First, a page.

Sanctions are Precursors to War

In December of 2009, Congressman Paul used his "Texas Talk" to address the recent sanctions on Iran. He notes that sanctions are typically precursors to war and not diplomatic tools.

Iran Sanctions are Precursor to War

Last week the House overwhelmingly approved a measure to put a new round of sanctions on Iran. If this measure passes the Senate, the United States could no longer do business with anyone who sold refined petroleum products to Iran or helped them develop their ability to refine their own petroleum. The sad thing is that many of my colleagues voted for this measure because they felt it would deflect a military engagement with Iran. I would put the question to them, how would Congress react if another government threatened our critical trading partners in this way? Would we not view it as asking for war?

This policy is pure isolationism. It is designed to foment war by cutting off trade and diplomacy. Too many forget that the quagmire in Iraq began with an embargo. Sanctions are not diplomacy. They are a precursor to war and an embarrassment to a country that pays lip service to free trade. It is ironic that people who decry isolationism support actions like this.

If a foreign government attempted to isolate the US economically, cut off our supply of gasoline, or starve us to death, would it cause Americans to admire that foreign entity? Or would we instead unite under the flag for the survival of our country?

We would not tolerate foreign covert operations fomenting regime change in our government. Yet our CIA has been meddling in Iran for decades. Of course Iranians resent this. In fact, many in Iran still resent the CIA’s involvement in overthrowing their democratically elected leader in 1953. The answer is not to cut off gasoline to the Iranian people. The answer is to stay out of their affairs and trade with them honestly. If our operatives were no longer in Iran, they would no longer be available as scapegoats for the regime to, rightly or wrongly, blame for every bad thing that happens. As bad as other regimes may be, it is up to their own people to deal with them so they can achieve true self-determination. When foreigners instigate regime change, the new government they institute is always perceived as serving the interest of the overthrowing country, not the people. Thus we take the blame for bad governance twice. Instead we should stay out of their affairs altogether.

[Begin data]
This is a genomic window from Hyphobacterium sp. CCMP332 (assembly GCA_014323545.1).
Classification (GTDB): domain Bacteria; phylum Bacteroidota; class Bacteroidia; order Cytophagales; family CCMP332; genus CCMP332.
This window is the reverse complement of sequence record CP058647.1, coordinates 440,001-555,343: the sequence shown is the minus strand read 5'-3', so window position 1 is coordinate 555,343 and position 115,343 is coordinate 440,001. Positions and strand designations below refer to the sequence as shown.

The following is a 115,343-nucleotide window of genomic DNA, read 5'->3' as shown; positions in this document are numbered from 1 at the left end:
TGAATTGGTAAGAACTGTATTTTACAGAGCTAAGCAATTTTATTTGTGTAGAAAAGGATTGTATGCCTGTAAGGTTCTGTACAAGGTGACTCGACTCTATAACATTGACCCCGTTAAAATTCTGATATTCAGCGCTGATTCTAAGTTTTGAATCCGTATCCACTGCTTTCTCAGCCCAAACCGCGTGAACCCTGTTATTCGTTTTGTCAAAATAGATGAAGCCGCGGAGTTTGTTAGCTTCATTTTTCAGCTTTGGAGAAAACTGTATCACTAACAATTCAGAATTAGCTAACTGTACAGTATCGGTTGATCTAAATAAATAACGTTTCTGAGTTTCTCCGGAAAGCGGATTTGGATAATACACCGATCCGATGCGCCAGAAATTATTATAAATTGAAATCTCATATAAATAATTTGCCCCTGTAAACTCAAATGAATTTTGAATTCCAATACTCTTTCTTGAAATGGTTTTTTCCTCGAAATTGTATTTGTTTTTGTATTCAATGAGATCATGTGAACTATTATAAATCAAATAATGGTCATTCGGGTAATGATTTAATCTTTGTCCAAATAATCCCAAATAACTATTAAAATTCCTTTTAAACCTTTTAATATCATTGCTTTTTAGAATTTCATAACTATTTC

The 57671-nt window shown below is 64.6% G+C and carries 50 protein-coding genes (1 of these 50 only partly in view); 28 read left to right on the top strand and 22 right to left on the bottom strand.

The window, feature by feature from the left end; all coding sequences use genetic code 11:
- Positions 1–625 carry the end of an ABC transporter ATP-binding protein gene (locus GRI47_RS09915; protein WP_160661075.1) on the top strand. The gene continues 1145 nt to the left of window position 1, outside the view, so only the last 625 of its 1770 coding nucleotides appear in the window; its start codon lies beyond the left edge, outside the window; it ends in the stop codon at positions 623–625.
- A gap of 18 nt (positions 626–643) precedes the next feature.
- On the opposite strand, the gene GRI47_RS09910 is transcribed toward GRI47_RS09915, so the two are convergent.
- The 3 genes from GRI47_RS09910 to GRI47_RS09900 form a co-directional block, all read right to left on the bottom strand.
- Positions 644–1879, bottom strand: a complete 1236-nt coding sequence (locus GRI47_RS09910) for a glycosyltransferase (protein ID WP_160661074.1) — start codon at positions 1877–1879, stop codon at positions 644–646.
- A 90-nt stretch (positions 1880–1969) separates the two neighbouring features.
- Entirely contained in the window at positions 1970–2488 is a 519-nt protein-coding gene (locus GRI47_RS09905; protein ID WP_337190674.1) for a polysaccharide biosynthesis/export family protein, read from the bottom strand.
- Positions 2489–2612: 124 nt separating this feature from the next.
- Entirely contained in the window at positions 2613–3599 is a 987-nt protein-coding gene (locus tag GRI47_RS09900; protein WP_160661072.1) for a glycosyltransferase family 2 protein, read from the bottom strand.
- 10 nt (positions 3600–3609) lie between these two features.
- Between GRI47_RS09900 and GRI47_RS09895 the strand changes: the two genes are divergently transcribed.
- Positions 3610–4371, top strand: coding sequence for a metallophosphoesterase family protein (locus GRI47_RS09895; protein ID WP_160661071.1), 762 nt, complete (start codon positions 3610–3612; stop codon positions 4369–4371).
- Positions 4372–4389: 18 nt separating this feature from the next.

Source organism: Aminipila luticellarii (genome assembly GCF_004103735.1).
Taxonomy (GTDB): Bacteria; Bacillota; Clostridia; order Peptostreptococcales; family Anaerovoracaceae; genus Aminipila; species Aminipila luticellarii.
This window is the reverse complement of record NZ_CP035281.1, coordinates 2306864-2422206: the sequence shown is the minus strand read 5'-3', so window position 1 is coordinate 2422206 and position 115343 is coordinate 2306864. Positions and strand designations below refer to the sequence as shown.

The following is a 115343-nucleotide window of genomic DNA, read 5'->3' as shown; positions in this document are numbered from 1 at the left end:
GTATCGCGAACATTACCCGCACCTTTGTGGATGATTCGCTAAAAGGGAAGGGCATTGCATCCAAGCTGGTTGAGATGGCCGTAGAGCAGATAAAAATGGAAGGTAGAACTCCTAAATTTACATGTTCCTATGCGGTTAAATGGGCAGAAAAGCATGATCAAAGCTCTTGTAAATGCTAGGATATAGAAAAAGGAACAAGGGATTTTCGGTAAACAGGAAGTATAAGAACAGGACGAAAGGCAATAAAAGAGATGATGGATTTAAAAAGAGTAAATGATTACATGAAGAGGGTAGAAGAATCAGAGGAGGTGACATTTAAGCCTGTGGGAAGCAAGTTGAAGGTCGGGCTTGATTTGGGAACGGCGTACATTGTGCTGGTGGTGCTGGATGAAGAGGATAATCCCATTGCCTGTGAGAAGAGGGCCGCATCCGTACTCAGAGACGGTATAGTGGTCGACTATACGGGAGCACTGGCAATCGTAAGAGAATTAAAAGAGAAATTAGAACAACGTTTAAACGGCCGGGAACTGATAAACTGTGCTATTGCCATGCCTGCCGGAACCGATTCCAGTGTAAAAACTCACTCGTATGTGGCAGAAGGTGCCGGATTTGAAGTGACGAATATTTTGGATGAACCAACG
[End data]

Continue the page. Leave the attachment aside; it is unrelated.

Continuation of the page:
With the exception of the military industrial complex, we all want a more peaceful world. Many are hysterical about the imminent threat of a nuclear Iran. Here are the facts: Iran has never been found out of compliance with the nuclear non-proliferation treaty (NPT) they signed. However, being surrounded by nuclear powers one can understand why they might want to become nuclear capable if only to defend themselves and to be treated more respectfully. After all, we don’t sanction nuclear capable countries. We take diplomatic negotiations a lot more seriously, and we frequently send money to them instead. The non-nuclear countries are the ones we bomb. If Iran was attempting to violate the non-proliferation treaty, they could hardly be blamed, since US foreign policy gives them every incentive to do so.

 

Comprehensive Iran Sanctions, Accountability and Divestment Act

In April of 2010, Congressman Paul spoke on the House floor in opposition to the Comprehensive Iran Sanctions, Accountability and Divestment Act.

 

Iowa Debate